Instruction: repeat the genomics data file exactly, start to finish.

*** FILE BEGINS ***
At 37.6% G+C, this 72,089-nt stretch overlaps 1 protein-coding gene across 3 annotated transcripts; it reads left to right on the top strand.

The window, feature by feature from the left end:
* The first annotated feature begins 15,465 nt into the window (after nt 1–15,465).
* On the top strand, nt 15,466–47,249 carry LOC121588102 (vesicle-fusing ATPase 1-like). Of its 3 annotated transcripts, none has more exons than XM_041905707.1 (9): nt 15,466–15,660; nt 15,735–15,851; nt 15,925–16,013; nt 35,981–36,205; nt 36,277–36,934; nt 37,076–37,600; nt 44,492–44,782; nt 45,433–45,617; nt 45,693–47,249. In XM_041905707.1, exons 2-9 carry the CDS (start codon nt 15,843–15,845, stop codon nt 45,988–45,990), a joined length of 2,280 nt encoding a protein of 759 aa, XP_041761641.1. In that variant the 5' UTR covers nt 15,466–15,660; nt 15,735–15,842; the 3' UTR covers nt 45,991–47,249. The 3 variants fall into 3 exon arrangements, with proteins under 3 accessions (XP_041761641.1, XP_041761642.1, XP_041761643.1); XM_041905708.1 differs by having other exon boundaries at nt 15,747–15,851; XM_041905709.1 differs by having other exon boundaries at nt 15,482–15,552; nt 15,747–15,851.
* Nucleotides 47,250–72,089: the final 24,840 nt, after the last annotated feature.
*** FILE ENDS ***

At 37.6% G+C, this 72,089-nt stretch overlaps 1 protein-coding gene across 3 annotated transcripts; it reads left to right on the top strand.

The window, feature by feature from the left end:
* The first annotated feature begins 15,465 nt into the window (after nt 1–15,465).
* On the top strand, nt 15,466–47,249 carry LOC121588102 (vesicle-fusing ATPase 1-like). Of its 3 annotated transcripts, none has more exons than XM_041905707.1 (9): nt 15,466–15,660; nt 15,735–15,851; nt 15,925–16,013; nt 35,981–36,205; nt 36,277–36,934; nt 37,076–37,600; nt 44,492–44,782; nt 45,433–45,617; nt 45,693–47,249. In XM_041905707.1, exons 2-9 carry the CDS (start codon nt 15,843–15,845, stop codon nt 45,988–45,990), a joined length of 2,280 nt encoding a protein of 759 aa, XP_041761641.1. In that variant the 5' UTR covers nt 15,466–15,660; nt 15,735–15,842; the 3' UTR covers nt 45,991–47,249. The 3 variants fall into 3 exon arrangements, with proteins under 3 accessions (XP_041761641.1, XP_041761642.1, XP_041761643.1); XM_041905708.1 differs by having other exon boundaries at nt 15,747–15,851; XM_041905709.1 differs by having other exon boundaries at nt 15,482–15,552; nt 15,747–15,851.
* Nucleotides 47,250–72,089: the final 24,840 nt, after the last annotated feature.